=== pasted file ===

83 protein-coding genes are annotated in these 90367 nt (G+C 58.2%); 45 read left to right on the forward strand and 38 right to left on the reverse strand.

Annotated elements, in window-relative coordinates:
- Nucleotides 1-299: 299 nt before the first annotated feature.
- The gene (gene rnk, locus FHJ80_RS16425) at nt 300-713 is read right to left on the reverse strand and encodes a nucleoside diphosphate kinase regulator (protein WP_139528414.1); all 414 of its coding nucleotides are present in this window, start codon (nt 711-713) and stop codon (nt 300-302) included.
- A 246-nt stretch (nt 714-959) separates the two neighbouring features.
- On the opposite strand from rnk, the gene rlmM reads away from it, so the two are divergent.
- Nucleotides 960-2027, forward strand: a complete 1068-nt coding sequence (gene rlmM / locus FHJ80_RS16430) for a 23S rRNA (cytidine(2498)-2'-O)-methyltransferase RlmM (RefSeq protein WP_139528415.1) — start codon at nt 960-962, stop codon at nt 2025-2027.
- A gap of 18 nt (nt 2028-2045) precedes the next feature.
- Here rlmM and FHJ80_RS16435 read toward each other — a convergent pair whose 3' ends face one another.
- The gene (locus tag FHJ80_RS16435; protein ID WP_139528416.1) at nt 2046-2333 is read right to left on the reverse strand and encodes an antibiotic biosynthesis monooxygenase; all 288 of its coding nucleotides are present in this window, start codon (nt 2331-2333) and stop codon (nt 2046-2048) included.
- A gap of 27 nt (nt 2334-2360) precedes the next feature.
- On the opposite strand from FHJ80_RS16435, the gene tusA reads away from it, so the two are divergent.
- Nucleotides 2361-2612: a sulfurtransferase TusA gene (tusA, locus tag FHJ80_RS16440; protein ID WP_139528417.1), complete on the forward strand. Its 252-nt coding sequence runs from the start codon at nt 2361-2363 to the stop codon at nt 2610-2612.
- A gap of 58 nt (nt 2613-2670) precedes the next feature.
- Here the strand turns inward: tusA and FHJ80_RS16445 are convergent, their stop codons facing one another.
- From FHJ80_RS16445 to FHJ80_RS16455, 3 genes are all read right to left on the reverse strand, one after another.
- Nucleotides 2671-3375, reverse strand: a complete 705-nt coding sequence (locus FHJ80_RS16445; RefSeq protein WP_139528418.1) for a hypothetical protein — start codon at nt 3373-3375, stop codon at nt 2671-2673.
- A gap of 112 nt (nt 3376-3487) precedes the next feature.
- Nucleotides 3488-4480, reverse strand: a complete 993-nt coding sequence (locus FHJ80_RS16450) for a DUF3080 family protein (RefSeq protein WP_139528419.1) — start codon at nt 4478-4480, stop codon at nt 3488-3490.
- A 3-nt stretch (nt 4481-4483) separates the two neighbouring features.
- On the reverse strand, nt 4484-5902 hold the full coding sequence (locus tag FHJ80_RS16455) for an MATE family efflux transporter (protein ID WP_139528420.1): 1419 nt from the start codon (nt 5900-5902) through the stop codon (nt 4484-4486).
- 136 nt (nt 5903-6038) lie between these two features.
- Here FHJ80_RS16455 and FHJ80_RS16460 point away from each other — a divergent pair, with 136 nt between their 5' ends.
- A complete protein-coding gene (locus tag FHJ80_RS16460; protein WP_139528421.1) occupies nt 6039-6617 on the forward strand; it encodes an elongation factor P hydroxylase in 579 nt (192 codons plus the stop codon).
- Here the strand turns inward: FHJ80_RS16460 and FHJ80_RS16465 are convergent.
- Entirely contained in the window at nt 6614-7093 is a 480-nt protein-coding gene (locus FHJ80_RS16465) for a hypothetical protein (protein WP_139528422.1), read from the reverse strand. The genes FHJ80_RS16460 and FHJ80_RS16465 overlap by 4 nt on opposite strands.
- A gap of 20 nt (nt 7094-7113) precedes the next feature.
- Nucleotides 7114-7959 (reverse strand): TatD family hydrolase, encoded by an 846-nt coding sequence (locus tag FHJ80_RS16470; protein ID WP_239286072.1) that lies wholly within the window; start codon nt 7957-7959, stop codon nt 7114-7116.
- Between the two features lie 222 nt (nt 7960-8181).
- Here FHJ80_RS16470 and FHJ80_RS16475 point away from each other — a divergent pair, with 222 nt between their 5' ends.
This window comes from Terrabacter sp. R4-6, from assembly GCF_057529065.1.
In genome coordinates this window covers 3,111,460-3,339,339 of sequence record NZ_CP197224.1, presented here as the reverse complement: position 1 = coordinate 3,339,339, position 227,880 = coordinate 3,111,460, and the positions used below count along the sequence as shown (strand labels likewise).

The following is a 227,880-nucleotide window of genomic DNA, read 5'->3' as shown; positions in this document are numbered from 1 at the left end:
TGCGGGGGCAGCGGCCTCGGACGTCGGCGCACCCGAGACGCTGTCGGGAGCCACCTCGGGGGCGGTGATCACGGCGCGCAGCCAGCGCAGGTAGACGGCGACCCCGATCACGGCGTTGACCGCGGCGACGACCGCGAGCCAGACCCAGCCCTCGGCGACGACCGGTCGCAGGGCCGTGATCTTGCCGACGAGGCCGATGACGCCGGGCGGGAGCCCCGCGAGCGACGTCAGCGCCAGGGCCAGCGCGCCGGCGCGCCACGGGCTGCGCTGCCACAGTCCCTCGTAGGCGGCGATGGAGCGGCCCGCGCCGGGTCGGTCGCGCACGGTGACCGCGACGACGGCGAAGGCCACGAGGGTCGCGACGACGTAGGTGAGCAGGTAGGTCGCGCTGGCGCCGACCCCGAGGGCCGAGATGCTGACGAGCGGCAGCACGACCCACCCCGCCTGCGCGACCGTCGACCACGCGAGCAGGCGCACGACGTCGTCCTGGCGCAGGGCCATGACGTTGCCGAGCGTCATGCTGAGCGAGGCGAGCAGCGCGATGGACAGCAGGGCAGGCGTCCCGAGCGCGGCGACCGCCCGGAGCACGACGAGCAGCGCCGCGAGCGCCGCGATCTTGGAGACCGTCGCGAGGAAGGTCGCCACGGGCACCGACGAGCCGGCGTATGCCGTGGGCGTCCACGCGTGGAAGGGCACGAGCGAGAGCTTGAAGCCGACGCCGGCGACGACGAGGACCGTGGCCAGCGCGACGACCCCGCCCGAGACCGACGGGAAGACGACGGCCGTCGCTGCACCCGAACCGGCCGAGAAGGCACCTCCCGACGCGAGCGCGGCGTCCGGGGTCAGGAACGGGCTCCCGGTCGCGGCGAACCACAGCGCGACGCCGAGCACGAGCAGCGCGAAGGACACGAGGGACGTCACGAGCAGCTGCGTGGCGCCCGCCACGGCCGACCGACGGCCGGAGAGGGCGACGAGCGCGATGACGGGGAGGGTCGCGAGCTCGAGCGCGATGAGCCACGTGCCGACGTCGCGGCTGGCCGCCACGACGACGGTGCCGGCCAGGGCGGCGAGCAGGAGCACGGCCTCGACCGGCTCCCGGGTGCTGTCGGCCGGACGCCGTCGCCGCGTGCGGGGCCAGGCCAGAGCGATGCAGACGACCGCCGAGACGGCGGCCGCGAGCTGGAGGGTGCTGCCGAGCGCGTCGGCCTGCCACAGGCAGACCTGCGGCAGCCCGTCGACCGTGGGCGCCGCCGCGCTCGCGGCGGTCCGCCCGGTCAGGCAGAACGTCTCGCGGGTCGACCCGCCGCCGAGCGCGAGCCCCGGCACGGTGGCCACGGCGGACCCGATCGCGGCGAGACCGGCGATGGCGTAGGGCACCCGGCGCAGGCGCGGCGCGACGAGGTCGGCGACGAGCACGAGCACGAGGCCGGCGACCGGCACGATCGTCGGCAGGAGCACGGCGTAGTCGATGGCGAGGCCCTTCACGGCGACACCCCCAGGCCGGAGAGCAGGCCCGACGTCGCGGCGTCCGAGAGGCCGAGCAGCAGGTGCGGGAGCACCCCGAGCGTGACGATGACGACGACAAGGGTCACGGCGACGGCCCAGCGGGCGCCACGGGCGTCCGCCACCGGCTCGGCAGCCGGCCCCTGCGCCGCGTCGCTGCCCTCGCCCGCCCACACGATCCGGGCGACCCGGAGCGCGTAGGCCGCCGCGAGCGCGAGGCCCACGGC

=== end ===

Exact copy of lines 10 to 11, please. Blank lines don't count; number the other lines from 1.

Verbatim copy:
- The gene (locus tag FHJ80_RS16435; protein ID WP_139528416.1) at nt 2046-2333 is read right to left on the reverse strand and encodes an antibiotic biosynthesis monooxygenase; all 288 of its coding nucleotides are present in this window, start codon (nt 2331-2333) and stop codon (nt 2046-2048) included.
- A gap of 27 nt (nt 2334-2360) precedes the next feature.